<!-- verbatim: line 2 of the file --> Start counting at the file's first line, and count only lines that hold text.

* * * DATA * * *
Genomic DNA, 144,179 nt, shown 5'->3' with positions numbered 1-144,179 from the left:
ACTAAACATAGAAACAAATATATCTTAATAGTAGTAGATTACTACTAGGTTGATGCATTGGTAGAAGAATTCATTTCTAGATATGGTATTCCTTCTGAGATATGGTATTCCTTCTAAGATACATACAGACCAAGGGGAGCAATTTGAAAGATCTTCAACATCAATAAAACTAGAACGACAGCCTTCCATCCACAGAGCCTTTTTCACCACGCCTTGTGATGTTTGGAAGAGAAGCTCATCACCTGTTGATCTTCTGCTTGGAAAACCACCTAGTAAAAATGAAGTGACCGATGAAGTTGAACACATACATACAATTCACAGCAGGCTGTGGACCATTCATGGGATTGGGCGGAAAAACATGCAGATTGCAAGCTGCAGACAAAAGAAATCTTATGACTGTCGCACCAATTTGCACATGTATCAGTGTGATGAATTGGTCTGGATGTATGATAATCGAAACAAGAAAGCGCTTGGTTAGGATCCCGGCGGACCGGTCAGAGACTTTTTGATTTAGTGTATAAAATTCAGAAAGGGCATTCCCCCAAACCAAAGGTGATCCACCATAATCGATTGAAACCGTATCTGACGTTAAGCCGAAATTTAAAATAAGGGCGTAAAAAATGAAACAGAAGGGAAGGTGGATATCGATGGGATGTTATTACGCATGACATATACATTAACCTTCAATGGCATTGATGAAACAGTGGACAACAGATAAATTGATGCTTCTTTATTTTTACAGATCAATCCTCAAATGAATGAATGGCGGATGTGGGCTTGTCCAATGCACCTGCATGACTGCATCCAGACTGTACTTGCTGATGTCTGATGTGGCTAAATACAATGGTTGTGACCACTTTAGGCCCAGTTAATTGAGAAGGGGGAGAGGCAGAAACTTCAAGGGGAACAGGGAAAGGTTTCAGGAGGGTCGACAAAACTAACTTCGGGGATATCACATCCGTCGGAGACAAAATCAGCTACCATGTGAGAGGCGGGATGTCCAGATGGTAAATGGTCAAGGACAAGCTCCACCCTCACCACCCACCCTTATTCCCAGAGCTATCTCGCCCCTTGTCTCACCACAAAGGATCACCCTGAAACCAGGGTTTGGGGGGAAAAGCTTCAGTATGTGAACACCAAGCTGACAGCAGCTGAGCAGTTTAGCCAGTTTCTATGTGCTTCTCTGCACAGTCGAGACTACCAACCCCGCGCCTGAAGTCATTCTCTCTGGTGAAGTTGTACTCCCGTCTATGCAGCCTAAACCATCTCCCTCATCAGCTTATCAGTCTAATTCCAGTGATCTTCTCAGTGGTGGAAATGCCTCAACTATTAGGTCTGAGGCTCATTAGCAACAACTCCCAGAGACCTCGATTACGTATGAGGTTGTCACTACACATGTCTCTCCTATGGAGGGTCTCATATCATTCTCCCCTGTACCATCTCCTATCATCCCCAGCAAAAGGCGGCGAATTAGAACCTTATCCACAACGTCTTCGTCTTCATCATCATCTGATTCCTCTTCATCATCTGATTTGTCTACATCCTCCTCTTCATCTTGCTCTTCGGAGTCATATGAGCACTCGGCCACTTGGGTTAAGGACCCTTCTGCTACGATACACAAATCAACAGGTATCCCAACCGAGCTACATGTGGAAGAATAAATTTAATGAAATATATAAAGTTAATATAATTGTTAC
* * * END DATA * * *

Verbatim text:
ACTAAACATAGAAACAAATATATCTTAATAGTAGTAGATTACTACTAGGTTGATGCATTGGTAGAAGAATTCATTTCTAGATATGGTATTCCTTCTGAGATATGGTATTCCTTCTAAGATACATACAGACCAAGGGGAGCAATTTGAAAGATCTTCAACATCAATAAAACTAGAACGACAGCCTTCCATCCACAGAGCCTTTTTCACCACGCCTTGTGATGTTTGGAAGAGAAGCTCATCACCTGTTGATCTTCTGCTTGGAAAACCACCTAGTAAAAATGAAGTGACCGATGAAGTTGAACACATACATACAATTCACAGCAGGCTGTGGACCATTCATGGGATTGGGCGGAAAAACATGCAGATTGCAAGCTGCAGACAAAAGAAATCTTATGACTGTCGCACCAATTTGCACATGTATCAGTGTGATGAATTGGTCTGGATGTATGATAATCGAAACAAGAAAGCGCTTGGTTAGGATCCCGGCGGACCGGTCAGAGACTTTTTGATTTAGTGTATAAAATTCAGAAAGGGCATTCCCCCAAACCAAAGGTGATCCACCATAATCGATTGAAACCGTATCTGACGTTAAGCCGAAATTTAAAATAAGGGCGTAAAAAATGAAACAGAAGGGAAGGTGGATATCGATGGGATGTTATTACGCATGACATATACATTAACCTTCAATGGCATTGATGAAACAGTGGACAACAGATAAATTGATGCTTCTTTATTTTTACAGATCAATCCTCAAATGAATGAATGGCGGATGTGGGCTTGTCCAATGCACCTGCATGACTGCATCCAGACTGTACTTGCTGATGTCTGATGTGGCTAAATACAATGGTTGTGACCACTTTAGGCCCAGTTAATTGAGAAGGGGGAGAGGCAGAAACTTCAAGGGGAACAGGGAAAGGTTTCAGGAGGGTCGACAAAACTAACTTCGGGGATATCACATCCGTCGGAGACAAAATCAGCTACCATGTGAGAGGCGGGATGTCCAGATGGTAAATGGTCAAGGACAAGCTCCACCCTCACCACCCACCCTTATTCCCAGAGCTATCTCGCCCCTTGTCTCACCACAAAGGATCACCCTGAAACCAGGGTTTGGGGGGAAAAGCTTCAGTATGTGAACACCAAGCTGACAGCAGCTGAGCAGTTTAGCCAGTTTCTATGTGCTTCTCTGCACAGTCGAGACTACCAACCCCGCGCCTGAAGTCATTCTCTCTGGTGAAGTTGTACTCCCGTCTATGCAGCCTAAACCATCTCCCTCATCAGCTTATCAGTCTAATTCCAGTGATCTTCTCAGTGGTGGAAATGCCTCAACTATTAGGTCTGAGGCTCATTAGCAACAACTCCCAGAGACCTCGATTACGTATGAGGTTGTCACTACACATGTCTCTCCTATGGAGGGTCTCATATCATTCTCCCCTGTACCATCTCCTATCATCCCCAGCAAAAGGCGGCGAATTAGAACCTTATCCACAACGTCTTCGTCTTCATCATCATCTGATTCCTCTTCATCATCTGATTTGTCTACATCCTCCTCTTCATCTTGCTCTTCGGAGTCATATGAGCACTCGGCCACTTGGGTTAAGGACCCTTCTGCTACGATACACAAATCAACAGGTATCCCAACCGAGCTACATGTGGAAGAATAAATTTAATGAAATATATAAAGTTAATATAATTGTTAC